Tonight on HBO, it’s the premiere of the much-anticipated Kurt Cobain documentary, Montage of Heck. I for one, can only hope it creeps me out and disturbs me less than the last HBO documentary I watched.
It goes without saying that Kurt Cobain and Nirvana being brought back into topics of discussions, topics of think pieces, topics of podcasts and topics of wherever else musings on the band and it’s legacy can live has lit the fires of nostalgia for me. Probably because they were such a big time moment in time band for me, they have faded into the rear view over the past few years. They hover above, but never directly in front of my line of sight when it comes to current listening tastes. If Nirvana comes on the radio, I’ll probably listen. But I rarely choose to listen to them. If anything, they have entered the Comforting Knowing They Are There category- joined by bands like Led Zeppelin, Phish and a few others.
Yet just because I don’t listen to them as much anymore doesn’t mean I’ve in anyway forgotten how much they meant to me back in the day.
I’m not going to front and say that I was in on Nirvana before Nevermind. Like the majority of people, I got into the band with “Smells Like Teen’s Spirit.” I started wearing flannel shirts, made modest attempts at growing my hair out and then feverishly dived into their back catalog- which was small and therefore, easier to digest. I’m not even sure what I was listening to when Nirvana entered my life. I know Pearl Jam came around within that same time frame. After those two bands was a massive deluge of grunge- for better or worse. But before that, I think I had started listening to bands like the Grateful Dead, Zeppelin, the Doors and some other classic rock bands.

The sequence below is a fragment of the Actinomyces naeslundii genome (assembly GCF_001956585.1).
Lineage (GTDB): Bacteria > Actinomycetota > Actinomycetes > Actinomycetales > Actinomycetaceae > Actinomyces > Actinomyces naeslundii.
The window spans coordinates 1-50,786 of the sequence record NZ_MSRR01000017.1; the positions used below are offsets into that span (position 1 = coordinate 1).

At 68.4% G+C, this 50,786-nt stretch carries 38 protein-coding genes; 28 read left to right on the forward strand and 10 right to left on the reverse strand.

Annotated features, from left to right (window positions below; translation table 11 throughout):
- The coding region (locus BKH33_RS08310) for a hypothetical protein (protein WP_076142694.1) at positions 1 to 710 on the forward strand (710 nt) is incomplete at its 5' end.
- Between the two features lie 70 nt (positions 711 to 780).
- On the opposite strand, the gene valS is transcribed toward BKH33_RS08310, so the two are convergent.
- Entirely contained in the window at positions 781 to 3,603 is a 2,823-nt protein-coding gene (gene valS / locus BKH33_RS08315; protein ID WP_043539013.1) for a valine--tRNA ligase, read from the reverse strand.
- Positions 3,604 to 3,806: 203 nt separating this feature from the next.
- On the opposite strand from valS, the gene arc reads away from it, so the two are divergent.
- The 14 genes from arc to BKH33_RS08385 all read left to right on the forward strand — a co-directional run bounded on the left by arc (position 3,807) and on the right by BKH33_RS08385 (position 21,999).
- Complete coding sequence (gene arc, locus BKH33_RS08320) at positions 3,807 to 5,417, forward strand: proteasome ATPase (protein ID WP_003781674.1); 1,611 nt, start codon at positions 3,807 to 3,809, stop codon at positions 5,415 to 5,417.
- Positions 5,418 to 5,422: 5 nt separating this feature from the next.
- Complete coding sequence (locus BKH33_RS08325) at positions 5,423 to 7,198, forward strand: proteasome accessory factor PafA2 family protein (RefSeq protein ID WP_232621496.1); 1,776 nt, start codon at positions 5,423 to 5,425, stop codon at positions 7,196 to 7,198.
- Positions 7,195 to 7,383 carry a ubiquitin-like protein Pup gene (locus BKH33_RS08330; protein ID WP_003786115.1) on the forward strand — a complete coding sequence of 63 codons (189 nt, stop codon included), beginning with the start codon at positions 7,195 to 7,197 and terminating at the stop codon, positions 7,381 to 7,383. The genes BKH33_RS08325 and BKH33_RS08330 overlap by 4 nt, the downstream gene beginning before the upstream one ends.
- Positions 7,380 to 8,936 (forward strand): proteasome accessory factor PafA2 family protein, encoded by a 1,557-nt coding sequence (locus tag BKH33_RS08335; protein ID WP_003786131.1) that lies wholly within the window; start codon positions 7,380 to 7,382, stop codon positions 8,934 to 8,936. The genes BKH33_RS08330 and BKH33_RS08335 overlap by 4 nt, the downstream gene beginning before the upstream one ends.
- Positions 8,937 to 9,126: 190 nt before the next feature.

We won’t discuss before that.
There would be no other Nirvana; there would be no other Pearl Jam. Stone Temple Pilots tried. There was Silverchair too. They even physically looked like Nirvana. There was Bush, Days of the New and Candlebox. Soundgarden pre-dated both bands and lived on through the post-Nirvana America, but they were a different breed. The only things they had in common with Nirvana was hailing from Soundgarden, loud noises and raw power. Nirvana endured throughout the 90’s, though. For the next handful of years, all roads seemed to lead back to them. Nirvana’s finger prints were everywhere.
Nirvana had a simplicity to them that resonated with me; resonated with a lot of young kids just starting to play music of their own. Nirvana was just three dudes, so all you needed were three dudes (or ladies.) While their songs were simple on paper, there was so much more to them. But that was for later, the gist was what made it appealing- loud>soft>loud>loud. It was easy enough. The basic idea of Nirvana made the basic idea of starting a band just that…a basic idea. They took the complexities out, made it less daunting. If these assholes can do it, then so can we!
Now I think of Nirvana and I think of my buddy Dave. I think of spending time in Dave’s basement listening to Nirvana, I think of spending time in my basement playing Nirvana. I think of playing a random house party years later, playing for only ourselves because no one was listening and Dave sending a random jam in the direction of Nirvana and how much fun that became. This is all because Nirvana is a Band I Grew Up With and it’s a band he grew up with. We all have them- bands that hit us right smack in the middle of our formative years. They might not grow old with us, but they certainly stay with us.
If our music tastes our a house, with each band we latch onto becoming a window or sometimes another room, there will inevitably one or two those bands that form the foundation. Nirvana is one of the bands for me, if the only one.
Front Photo: Deviant Art